Skip directly to search Skip directly to A to Z list Skip directly to page options Skip directly to site content

NIOSHTIC-2 Publications Search

Search Results

Worker dies from crushing injuries after falling into a baling machine - North Carolina.

Authors
Burkhart-JE
Source
NIOSH 2000 Apr :1-7
NIOSHTIC No.
20021145
Abstract
A 24-year-old male baler operator (the victim) died after he fell into a baling machine and was crushed when the machine automatically cycled. The baling machine was used to compact and bale waste cardboard for recycling. Although the fall was unwitnessed, it is believed that the victim may have climbed up the outside of the conveyor to the top of the balerís loading chute to dislodge a cardboard jam. He may have lost his balance and fell 14 feet to the bottom of the baling chamber. Upon hitting the bottom, the victimís body broke the beam of a sensor light which sent a signal to the balerís computer that the hopper was full, triggering the machine to automatically cycle, crushing the victim. At approximately 9:30 a.m. the next day, the victim was discovered by the first-shift baler operator, after he had processed a few bales of cardboard. After noticing what looked like a piece of company uniform sticking out from one of the bales of cardboard, he looked closer and discovered what he thought was a body. The day shift operator then went to the production supervisorís office to report his findings. After calling maintenance, they returned to the baler and after observing what looked like a body, the production supervisor called the police and the Emergency Medical Services (EMS). After the police determined there was no foul play involved, they allowed EMS and representatives from the Medical Examinerís office to remove the body from the bale. NIOSH investigators concluded that, to help prevent similar incidents, employers should: 1) ensure that workers are protected from the unexpected movement of machine parts by implementing and enforcing the use of lockout/tagout procedures; 2) establish written operating procedures for machinery that include training in safe operating practices and a safe method for clearing jams; 3) provide a safe means of access to eliminate the need to climb onto the equipment in the event of jamming; 4) establish a systematic communication procedure by which employees are accounted for during their shift. In addition, manufacturers should evaluate the designs of baling and compaction equipment to eliminate or reduce the likelihood of jammed materials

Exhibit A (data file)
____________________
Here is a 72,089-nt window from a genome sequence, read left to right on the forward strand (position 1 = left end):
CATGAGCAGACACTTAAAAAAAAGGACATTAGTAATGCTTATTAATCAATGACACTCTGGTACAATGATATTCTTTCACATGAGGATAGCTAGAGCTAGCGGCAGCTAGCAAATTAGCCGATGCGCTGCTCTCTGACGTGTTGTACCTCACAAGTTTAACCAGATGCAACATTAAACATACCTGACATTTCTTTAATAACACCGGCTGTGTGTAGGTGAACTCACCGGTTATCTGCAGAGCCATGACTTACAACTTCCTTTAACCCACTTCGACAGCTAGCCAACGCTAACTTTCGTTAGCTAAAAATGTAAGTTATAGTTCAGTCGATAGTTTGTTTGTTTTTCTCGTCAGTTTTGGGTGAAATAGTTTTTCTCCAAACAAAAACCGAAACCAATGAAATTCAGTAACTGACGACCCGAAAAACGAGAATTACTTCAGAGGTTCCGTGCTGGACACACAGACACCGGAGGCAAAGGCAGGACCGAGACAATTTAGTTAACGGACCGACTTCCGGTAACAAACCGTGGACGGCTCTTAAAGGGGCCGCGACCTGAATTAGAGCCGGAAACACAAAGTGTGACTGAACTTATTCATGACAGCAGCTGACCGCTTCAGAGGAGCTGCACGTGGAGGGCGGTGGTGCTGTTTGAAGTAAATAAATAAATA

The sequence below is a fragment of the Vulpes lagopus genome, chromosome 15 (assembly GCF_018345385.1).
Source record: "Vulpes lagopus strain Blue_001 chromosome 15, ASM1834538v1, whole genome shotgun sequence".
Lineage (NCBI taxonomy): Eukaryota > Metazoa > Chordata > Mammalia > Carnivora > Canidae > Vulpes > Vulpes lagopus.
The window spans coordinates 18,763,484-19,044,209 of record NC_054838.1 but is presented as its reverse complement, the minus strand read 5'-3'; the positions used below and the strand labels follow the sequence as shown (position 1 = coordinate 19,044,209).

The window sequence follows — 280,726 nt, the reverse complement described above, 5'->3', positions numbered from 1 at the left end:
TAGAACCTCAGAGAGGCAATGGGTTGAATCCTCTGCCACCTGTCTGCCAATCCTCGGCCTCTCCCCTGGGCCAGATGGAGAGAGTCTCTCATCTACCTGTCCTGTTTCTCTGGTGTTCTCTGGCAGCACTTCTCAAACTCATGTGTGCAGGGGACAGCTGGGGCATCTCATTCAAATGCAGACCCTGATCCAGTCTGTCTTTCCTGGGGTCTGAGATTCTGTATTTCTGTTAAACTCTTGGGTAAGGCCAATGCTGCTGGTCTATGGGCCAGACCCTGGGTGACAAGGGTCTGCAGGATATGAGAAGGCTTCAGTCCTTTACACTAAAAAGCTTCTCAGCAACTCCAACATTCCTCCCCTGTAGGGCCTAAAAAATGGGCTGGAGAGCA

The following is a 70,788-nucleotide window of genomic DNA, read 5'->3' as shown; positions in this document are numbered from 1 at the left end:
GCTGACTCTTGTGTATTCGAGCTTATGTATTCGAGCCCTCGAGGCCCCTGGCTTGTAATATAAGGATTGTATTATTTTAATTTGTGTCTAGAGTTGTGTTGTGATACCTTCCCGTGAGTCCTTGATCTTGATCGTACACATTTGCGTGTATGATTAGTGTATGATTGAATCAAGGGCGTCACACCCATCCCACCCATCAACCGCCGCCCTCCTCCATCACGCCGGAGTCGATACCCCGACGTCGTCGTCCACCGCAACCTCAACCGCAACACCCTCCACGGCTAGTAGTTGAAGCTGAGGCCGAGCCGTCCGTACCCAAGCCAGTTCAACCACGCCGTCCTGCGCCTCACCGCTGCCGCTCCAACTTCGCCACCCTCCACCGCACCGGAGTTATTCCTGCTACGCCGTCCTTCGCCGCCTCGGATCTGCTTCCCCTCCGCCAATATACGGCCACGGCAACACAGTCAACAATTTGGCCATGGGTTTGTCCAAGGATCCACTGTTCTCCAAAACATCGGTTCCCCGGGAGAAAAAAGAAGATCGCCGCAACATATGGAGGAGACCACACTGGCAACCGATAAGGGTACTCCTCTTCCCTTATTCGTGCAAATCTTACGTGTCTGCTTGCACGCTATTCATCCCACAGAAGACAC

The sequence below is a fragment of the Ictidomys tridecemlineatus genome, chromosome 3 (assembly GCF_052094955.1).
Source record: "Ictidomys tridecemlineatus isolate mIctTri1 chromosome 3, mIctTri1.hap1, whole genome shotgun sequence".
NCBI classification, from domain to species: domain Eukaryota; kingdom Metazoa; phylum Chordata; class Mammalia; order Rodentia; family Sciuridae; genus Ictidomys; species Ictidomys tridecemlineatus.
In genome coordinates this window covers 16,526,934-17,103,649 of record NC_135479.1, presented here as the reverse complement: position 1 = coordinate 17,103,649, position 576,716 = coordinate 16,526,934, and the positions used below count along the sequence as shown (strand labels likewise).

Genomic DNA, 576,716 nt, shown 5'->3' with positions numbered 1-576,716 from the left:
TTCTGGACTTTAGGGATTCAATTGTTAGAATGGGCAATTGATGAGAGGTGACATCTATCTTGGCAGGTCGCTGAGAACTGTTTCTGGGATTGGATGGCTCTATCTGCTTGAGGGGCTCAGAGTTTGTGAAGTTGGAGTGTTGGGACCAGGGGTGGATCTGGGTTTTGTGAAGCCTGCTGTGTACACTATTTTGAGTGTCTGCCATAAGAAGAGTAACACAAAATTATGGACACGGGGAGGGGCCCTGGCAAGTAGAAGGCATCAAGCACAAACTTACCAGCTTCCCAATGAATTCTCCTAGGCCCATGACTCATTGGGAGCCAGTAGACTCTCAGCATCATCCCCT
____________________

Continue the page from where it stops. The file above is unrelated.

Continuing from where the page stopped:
Keywords
Region-4; Traumatic-injuries; Accident-prevention; Safety-education; Safety-measures; Safety-practices; Machine-operation; Machine-operators; Training; Equipment-design; Equipment-operators
Publication Date
20000418
Document Type
Field Studies; Fatality Assessment and Control Evaluation
Fiscal Year
2000
NTIS Accession No.
PB2005-101083
NTIS Price
A03
Identifying No.
FACE-2000-01
NIOSH Division
DSR
SIC Code
NAICS-33
Source Name
National Institute for Occupational Safety and Health
State
NC; WV
TOP